Rebecca Anas, B.Sc, MBA
Project Manager,Strategic Decisions
Critical Care Department,St. Michael’s Hospital
Toronto, Ontario, Canada
Fabrice Brunet, MD, FRCPC
Professor of Medicine
University of Toronto, Chief, Critical Care Department
St. Michael’s Hospital, Toronto, Ontario, Canada
The Canadian Healthcare system has reorganised its resources through regionalisation to respond to increasing demands on critical care. The next step should realign critical care services along the patient’s trajectory.
The purpose of critical care is to provide a large spectrum of care for patients with critical conditions due to an acute medical illness, exacerbation of a chronic disease, surgical intervention or injury. In Canada, critical care is an ever-evolving medical specialty, provided by physicians with backgrounds in Anaesthesia, Internal Medicine and Surgery. Canada is experiencing the global trends in limited resources and increasing demands for critical care services as a direct result of increasing needs of patients (Shumaker and Hill 2006; Carson et al. 2006; Needham et al. 2004; Needham et al. 2005). Today’s patients have more complex diseases requiring highly trained caregivers— an expensive and scarce resource (Roy and Brunet 2005; Jastremski 2006). In addition, there are a greater number of total patients in need of these services because of technological advancements in managing care, leading to prolonged life duration. To improve access, quality and system efficiency, most Canadian provinces have organised services according to a regionalised approach in order to maximize resource utilisation, cost effectiveness and to improve healthcare providers’ response to population needs (Bell and Robinson 2005).
Approach of the Healthcare System
To one degree or another, all Canadian provinces have begun to re-engineer their critical care resources to better respond to growing patient needs and demands. Efforts to provide early outreach to improve patient outcomes have been established via critical care outreach teams. These teams deliver critical care expertise within the hospital outside the walls of the intensive care units (Bellomo et al. 2003; Hillman et al. 2005; Scales et al. 2003). To address the shortages in supply, system- level training initiatives and targeted health human resources investments have been made. Quality improvements have been guided through the development of integrated provincial computer tracking systems and establishment of targeted metrics to measure and monitor improvements. Strategically cataloguing resources and concentrating new funding on limited areas, while at the same time, investing in the dialogue around ethical issues of access to critical care services, have approached the limits on capacity. These initiatives are continuing to evolve and the evaluations of the results are still pending. It is certain that these strategies will improve access, quality and system efficiency to a degree (Scales et al. 2004; Bekes et al. 2004; Manns et al. 2003). But can this model alone respond to the vast spectrum of patients and families needs?
The Future: A
Patient-Centred Approach with a Realignment of Services
The next steps for critical care services in Canada should incorporate two major principles: A patientcentred approach to better respond to increasing patient expectations, and a realignment of critical care services to harmonize the level of care provided (intensive, intermediate, acute and chronic) with patient needs.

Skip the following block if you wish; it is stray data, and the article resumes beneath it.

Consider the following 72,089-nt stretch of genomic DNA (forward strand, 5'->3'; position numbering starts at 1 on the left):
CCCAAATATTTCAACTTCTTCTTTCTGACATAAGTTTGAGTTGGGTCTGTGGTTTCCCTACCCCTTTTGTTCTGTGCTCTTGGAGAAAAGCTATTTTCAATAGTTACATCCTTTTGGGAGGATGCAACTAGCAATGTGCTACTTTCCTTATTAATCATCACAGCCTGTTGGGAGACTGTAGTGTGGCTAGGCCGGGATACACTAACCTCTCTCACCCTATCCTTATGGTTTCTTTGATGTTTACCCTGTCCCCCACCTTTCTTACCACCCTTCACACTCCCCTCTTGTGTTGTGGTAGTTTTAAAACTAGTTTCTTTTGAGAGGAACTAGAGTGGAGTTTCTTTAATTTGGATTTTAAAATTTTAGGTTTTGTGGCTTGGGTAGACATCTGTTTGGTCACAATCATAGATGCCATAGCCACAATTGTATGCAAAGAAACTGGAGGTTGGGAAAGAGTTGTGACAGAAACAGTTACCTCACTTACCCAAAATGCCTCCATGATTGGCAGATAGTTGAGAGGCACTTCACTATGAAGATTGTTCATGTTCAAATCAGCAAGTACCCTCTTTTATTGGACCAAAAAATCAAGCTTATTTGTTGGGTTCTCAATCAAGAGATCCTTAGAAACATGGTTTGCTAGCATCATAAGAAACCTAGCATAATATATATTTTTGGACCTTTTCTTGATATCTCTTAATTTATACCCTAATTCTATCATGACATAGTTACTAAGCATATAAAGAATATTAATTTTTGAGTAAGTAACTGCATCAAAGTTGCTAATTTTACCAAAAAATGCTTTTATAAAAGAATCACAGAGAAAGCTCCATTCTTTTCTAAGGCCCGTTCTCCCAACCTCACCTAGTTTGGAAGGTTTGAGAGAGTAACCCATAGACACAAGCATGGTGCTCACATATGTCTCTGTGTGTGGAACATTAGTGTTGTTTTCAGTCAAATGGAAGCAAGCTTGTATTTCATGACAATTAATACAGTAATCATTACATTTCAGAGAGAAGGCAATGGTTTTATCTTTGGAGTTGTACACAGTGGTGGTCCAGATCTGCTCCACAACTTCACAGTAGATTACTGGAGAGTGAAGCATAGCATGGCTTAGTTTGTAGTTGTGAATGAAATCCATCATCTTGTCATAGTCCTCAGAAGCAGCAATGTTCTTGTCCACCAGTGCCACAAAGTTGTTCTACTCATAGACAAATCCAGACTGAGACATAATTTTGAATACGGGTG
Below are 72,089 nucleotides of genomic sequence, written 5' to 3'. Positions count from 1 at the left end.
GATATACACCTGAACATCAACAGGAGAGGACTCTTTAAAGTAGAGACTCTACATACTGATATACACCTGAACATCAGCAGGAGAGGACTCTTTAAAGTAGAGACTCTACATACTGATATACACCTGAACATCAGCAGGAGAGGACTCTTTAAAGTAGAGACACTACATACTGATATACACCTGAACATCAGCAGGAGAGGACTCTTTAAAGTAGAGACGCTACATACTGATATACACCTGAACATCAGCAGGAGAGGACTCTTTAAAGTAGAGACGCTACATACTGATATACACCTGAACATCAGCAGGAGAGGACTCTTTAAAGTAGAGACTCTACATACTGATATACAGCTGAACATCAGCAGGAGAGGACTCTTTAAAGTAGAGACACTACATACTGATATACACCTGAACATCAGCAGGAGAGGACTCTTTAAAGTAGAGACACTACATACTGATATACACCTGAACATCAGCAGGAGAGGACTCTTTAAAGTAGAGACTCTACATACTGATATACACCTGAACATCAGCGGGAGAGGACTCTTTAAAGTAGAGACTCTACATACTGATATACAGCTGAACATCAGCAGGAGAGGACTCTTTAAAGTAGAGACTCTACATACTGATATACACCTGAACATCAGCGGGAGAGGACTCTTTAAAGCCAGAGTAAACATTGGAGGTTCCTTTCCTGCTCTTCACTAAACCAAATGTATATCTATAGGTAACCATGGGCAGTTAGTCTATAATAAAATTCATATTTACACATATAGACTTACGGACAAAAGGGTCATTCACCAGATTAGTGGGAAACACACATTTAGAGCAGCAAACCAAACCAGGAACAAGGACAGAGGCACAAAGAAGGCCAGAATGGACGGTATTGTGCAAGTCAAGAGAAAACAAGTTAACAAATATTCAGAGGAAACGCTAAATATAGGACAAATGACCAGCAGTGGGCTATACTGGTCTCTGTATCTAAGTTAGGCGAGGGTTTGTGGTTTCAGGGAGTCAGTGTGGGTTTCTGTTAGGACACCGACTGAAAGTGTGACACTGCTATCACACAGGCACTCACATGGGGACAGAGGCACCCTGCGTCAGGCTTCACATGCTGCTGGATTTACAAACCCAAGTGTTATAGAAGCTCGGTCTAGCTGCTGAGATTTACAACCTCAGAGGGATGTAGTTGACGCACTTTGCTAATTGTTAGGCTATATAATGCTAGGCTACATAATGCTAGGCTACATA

The realignment of critical care resources should create a continuum of care that matches the spectrum of patients needs from prevention to rehabilitation (Vincent et al. 2006). Services must come together around the patient, treating the patient as integral to the care team, instead of viewing the patient as a sum of medical problems requiring the patient to travel through silos of care. The answer will be to combine inter-professional and multidisciplinary expertise into a network of services that can integrate the social, moral and psychological aspects of patient need, in concert with the treatment of their organic medical conditions. This approach requires reconsidering ICU organisation, using appropriate medical technology and developing team spirit through teamwork training (Stone et al. 2006; Craft 2001; Risser et al.1999). Research and education should be integrated to generate, translate and evaluate knowledge at the bedside to continuously improve quality of care.
The patient must also be considered an actor in their own care, using their priorities for outcomes as the main concern. As such, critical care services have to start at home with early education of patients, families and upstream care resources, such as emergency medical services and primary care providers, to create integrated systems of care like the trauma system (MacKenzie et al. 2006; Nathens et al. 2000). Then services can extend to provide early goal therapy through inter action with pre-ICU and post-ICU care across specialties, including emergency departments, acute, chronic, long-term and managed care facilities (Rivers et al. 2001; Spaulding et al. 1997). These services could be provided in unique ways with telemedicine, via videoconference, and medical call centres. Similarly, critical care must grow beyond the focus on “saving life” to allow for complete rehabilitation and social reinsertion into the home and community post-ICU (Herridge 2007; Tansey et al. 2007), in addition to enabling a dignified death for end-of-life care when required (Cook et al. 2006; Heyland et al. 2006).
The regionalisation of critical care in Canada was an essential step in improving access, quality and system efficiency. The next step should be the proactive integration of critical care services into a network and seamless patient navigated system to truly realign the level of care provided with patient needs and expectations.